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Theses/Dissertations

2013

Graduate Theses and Dissertations

Animal Sciences

Swine

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Genetic And Phenotypic Relationships Between Feed Intake During Lactation And Reproductive Performance, Chad Lewis Yoder Jan 2013

Genetic And Phenotypic Relationships Between Feed Intake During Lactation And Reproductive Performance, Chad Lewis Yoder

Graduate Theses and Dissertations

Daily feed intake during lactation was recorded on purebred Yorkshire (n = 1587), Landrace (n = 2197), and F1 Yorkshire x Landrace (n = 6932) litters from day 1 to 22 of lactation. Lactation feed intake (LFI) curves were predicted using a mixed model which included fixed effects of breed, season, parity group (PG), day of lactation, interactions of day with breed and PG, and a covariate for litter size after cross–fostering. Random effects included litter, contemporary group (herd–year–month), dam, and sire nested within breed. Least squares means for each day were used to define LFI curves by breed through ...


The Genetic Basis Of Host Response To Experimental Infection With The Porcine Reproductive And Respiratory Syndrome Virus In Pigs, Nicholas James Boddicker Jan 2013

The Genetic Basis Of Host Response To Experimental Infection With The Porcine Reproductive And Respiratory Syndrome Virus In Pigs, Nicholas James Boddicker

Graduate Theses and Dissertations

Porcine reproductive and respiratory syndrome (PRRS) is the most economically important disease in the swine industry. The effects of PRRS are two fold in that it causes reproductive problems in breeding females and respiratory problems in growing animals. Vaccination has generally not been effective in the prevention of PRRS, partially due to the rapid mutation rate and evolution of the virus. The overall objective of this thesis was to discover the genetic basis of host response to PRRS virus (PRRSV) using data from the PRRS Host Genetics Consortium PRRS-CAP project by conducting genome-wide association analyses and estimating genetic parameters. Eight ...


Characterizing The Porcine Immune Response To An Environmental And Pathogenic Challenge: Swine Barn Dust And Salmonella Infection, Susan Knetter Jan 2013

Characterizing The Porcine Immune Response To An Environmental And Pathogenic Challenge: Swine Barn Dust And Salmonella Infection, Susan Knetter

Graduate Theses and Dissertations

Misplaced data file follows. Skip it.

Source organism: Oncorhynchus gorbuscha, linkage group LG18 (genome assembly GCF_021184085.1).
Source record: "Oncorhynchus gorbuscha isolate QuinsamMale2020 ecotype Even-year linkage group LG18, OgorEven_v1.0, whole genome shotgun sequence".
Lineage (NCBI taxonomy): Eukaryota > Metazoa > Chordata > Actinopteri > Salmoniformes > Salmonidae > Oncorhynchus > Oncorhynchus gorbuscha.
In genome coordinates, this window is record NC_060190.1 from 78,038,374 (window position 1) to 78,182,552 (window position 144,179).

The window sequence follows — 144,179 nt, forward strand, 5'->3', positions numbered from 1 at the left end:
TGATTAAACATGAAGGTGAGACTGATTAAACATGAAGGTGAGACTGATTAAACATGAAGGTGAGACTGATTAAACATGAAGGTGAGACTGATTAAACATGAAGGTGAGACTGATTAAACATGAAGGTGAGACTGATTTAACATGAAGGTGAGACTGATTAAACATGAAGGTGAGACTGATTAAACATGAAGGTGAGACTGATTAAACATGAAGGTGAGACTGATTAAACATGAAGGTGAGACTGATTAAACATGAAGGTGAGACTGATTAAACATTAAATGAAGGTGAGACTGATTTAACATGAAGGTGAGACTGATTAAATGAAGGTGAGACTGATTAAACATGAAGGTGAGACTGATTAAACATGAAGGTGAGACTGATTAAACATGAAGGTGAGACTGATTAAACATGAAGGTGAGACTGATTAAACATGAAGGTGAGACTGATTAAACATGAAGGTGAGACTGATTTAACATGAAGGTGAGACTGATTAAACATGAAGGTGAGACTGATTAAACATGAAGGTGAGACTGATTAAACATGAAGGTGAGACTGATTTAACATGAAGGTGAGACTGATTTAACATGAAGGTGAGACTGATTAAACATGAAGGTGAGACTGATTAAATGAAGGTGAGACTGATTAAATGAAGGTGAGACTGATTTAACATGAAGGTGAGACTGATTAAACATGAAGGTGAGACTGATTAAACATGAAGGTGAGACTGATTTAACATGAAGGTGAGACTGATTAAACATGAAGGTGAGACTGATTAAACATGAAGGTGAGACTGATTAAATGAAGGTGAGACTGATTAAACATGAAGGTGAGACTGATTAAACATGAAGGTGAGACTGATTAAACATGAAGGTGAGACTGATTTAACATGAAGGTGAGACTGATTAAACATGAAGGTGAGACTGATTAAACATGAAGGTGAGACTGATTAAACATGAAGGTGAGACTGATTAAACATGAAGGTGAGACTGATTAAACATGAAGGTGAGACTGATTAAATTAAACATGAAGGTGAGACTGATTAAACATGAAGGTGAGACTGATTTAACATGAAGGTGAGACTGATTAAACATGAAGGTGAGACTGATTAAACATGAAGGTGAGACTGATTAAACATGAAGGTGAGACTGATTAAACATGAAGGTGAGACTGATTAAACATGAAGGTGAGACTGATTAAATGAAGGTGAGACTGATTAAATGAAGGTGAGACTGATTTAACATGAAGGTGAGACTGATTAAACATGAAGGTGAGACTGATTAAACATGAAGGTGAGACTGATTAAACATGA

Pork is the most highly consumed meat worldwide, and the swine industry generates $34.5 billion annually to the U.S. economy alone. Maintaining pork safety and minimizing production losses associated with swine disease impacts profitability, food safety and animal health. As such, the research presented herein focused on characterizing aspects of the porcine immune response to two challenges that impact swine health: swine barn dust exposure and Salmonella infection.

In the first set of experiments, swine barn organic dust extract (ODE) treatment negatively affected porcine macrophage phagocytosis, intracellular bacterial killing and NF-kB translocation. Further, ODE stimulated production of inflammatory ...


Effects Of Flow Rate, Gas Type And Disease Status On The Welfare Of Sucking And Weaned Pigs During Gas Euthanasia, Larry Joseph Sadler Jan 2013

Effects Of Flow Rate, Gas Type And Disease Status On The Welfare Of Sucking And Weaned Pigs During Gas Euthanasia, Larry Joseph Sadler

Graduate Theses and Dissertations

Gas euthanasia of swine on farms is increasingly common. However, there is controversy regarding pig welfare during gas euthanasia and research must be conducted to establish best practices ensuring minimal pain and distress. The objectives of these studies were to determine pig welfare and efficacy of processes with various gas euthanasia procedures: gas type (carbon dioxide, argon, carbon dioxide:argon mixture), flow rate (20%, 35%, 50%, prefill), age (neonate, weaned) and disease status of the pig (respiratory disease/depression vs. other reasons). Euthanasia with inhalant gases can produce confounding effects on physiologic responses, therefore behavior was chosen as the primary ...


The Use Of Selection To Improve Sow Longevity, Caitlyn Elizabeth Abell Jan 2013

The Use Of Selection To Improve Sow Longevity, Caitlyn Elizabeth Abell

Graduate Theses and Dissertations

The objective of this dissertation was to evaluate multiple approaches to incorporating sow longevity or lifetime sow productivity into a selection program. Sow longevity can be selected for using indicator traits, such as structural soundness and lameness. In the first study, objective measurements to detect sow lameness were examined. Lameness was chemically induced for a short time period in multiparous sows and their weight distribution and walking gait were objectively measured in the days following lameness induction. Using a classification tree analysis, it was determined that the mean weight being placed on each leg was the most predictive measurement when ...